Tracking Transmitted HIV Drug Resistance in a Rural Southern Community


Transmitted HIV drug resistance is a growing problem. Researchers found 20% of treat-naive HIV patients in a rural Southern US community had such transmitted drug resistant strains of the virus.

Patients with HIV who develop drug resistance can transmit their strains to others.

In a study presented at IDWeek 2016 in New Orleans, LA, researchers discussed their retrospective study of transmitted drug resistance (TDR) in a rural Southern US county.

Ahmed Abubaker, MD, an infectious disease specialist at East Carolina University in Greenville, NC and colleagues conducted a study of all newly diagnosed HIV patients who had not been getting antiretroviral therapy. They collected demographic information, lab results including CD4 counts, viral load, and HIV genotype.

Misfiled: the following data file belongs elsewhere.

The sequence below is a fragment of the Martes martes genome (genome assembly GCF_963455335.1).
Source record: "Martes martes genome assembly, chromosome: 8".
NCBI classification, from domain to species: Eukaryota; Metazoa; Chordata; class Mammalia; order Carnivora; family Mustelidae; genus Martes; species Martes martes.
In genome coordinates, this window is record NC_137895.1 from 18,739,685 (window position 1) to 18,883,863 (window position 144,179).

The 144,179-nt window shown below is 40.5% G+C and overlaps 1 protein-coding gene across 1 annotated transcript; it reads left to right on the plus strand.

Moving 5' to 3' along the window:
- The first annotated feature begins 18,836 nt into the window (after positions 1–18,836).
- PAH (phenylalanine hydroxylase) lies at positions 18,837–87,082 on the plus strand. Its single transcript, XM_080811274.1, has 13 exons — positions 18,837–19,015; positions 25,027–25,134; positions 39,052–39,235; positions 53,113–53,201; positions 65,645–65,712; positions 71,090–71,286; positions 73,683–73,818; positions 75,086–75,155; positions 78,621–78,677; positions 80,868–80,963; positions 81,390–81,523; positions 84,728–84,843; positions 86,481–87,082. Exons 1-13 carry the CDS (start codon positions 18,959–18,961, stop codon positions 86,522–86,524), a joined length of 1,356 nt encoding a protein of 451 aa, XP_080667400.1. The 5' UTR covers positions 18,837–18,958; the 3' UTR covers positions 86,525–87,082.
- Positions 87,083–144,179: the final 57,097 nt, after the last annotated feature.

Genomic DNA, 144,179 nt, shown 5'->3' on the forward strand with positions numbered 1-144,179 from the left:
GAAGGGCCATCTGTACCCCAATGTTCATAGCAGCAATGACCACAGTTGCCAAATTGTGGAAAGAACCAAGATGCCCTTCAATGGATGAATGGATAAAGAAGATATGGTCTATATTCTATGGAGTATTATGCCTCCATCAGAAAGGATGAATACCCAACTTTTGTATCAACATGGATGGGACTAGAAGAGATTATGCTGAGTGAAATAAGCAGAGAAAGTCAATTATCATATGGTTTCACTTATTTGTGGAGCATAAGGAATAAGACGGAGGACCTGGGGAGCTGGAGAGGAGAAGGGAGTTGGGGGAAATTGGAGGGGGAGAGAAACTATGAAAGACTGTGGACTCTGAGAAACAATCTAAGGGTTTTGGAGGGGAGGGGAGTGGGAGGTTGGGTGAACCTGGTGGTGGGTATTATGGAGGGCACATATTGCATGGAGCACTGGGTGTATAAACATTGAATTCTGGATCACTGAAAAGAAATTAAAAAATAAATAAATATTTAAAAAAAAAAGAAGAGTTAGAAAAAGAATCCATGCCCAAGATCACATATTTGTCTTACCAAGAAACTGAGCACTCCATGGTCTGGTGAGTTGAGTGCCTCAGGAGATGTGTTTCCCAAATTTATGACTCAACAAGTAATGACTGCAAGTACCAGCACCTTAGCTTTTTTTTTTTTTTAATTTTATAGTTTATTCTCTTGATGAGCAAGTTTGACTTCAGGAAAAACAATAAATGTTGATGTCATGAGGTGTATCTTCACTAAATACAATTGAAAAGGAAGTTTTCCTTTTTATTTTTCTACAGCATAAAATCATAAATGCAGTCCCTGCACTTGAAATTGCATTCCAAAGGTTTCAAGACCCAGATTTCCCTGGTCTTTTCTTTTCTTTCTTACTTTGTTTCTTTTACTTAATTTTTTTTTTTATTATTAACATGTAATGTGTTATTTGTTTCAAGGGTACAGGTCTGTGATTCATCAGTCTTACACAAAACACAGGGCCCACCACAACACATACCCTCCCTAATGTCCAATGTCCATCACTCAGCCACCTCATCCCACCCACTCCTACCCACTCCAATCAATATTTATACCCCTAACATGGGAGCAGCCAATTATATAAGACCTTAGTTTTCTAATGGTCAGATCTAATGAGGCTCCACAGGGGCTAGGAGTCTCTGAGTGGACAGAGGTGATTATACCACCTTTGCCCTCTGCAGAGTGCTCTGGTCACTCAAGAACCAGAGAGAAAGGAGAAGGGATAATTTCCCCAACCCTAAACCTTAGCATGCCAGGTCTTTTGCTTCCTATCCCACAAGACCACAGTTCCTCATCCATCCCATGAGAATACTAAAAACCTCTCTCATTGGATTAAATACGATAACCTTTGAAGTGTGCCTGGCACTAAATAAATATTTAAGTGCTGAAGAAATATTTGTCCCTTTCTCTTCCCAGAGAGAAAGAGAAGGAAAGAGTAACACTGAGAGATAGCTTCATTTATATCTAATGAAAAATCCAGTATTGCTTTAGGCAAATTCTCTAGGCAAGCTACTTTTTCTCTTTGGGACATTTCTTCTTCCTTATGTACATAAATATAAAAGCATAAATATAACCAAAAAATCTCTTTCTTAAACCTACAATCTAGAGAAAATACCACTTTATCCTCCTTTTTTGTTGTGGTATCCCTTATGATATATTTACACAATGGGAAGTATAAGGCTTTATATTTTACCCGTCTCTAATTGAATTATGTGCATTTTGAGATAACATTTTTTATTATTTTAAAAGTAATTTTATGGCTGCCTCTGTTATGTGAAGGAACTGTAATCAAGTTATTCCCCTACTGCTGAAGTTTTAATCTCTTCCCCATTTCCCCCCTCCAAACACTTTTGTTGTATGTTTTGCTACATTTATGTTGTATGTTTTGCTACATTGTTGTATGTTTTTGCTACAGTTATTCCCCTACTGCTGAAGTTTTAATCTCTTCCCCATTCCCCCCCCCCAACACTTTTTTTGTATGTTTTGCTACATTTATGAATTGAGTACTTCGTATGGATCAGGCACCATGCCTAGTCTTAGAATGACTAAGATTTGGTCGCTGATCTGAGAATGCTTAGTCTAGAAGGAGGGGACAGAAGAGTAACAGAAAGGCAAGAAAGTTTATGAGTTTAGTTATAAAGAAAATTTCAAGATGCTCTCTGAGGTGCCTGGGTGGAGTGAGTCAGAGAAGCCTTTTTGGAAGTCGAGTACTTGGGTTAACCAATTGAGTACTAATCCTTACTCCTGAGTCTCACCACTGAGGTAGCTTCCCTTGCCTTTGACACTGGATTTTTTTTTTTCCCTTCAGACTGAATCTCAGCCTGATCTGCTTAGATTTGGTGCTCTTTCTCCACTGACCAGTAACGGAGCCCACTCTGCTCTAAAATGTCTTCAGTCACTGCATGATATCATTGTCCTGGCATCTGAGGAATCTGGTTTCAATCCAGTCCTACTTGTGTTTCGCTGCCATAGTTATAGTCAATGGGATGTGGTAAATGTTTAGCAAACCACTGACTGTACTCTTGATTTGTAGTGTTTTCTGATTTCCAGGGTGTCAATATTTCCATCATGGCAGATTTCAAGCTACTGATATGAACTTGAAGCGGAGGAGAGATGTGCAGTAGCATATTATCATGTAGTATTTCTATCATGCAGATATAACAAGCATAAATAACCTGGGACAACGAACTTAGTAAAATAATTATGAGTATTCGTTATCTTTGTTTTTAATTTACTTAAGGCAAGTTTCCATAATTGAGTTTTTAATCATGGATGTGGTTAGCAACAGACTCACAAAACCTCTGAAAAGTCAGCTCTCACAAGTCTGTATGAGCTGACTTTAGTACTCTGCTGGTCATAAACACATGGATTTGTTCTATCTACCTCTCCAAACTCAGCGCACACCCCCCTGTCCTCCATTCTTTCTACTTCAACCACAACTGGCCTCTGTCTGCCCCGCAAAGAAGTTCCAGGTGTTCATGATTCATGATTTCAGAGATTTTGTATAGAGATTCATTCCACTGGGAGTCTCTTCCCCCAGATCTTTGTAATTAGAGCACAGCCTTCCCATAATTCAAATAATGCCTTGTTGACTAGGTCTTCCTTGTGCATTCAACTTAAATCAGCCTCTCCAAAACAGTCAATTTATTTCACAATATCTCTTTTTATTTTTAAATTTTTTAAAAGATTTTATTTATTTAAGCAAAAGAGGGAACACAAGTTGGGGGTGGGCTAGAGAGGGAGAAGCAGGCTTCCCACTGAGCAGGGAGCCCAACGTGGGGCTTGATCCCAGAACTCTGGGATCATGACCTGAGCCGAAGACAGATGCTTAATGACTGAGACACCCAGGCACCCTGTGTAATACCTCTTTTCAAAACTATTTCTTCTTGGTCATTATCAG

They noted whether transmitted drug resistance was present as well as individual mutations in the virus.

There were 210 patients whose charts were part of the study.

Forty-five were excluded for various reasons including unavailable genotype results.

They found the prevalence of TDR was 20% overall.

Gender, race and county of residence were not associated with the presence of TDR but being younger than 25 and being an man who had sex with men was found to be a common risk factor.

The concluded that “targeted infection prevention programs are needed in order to limit the further spread of resistant HIV-1 in this population in eastern North Carolina.”

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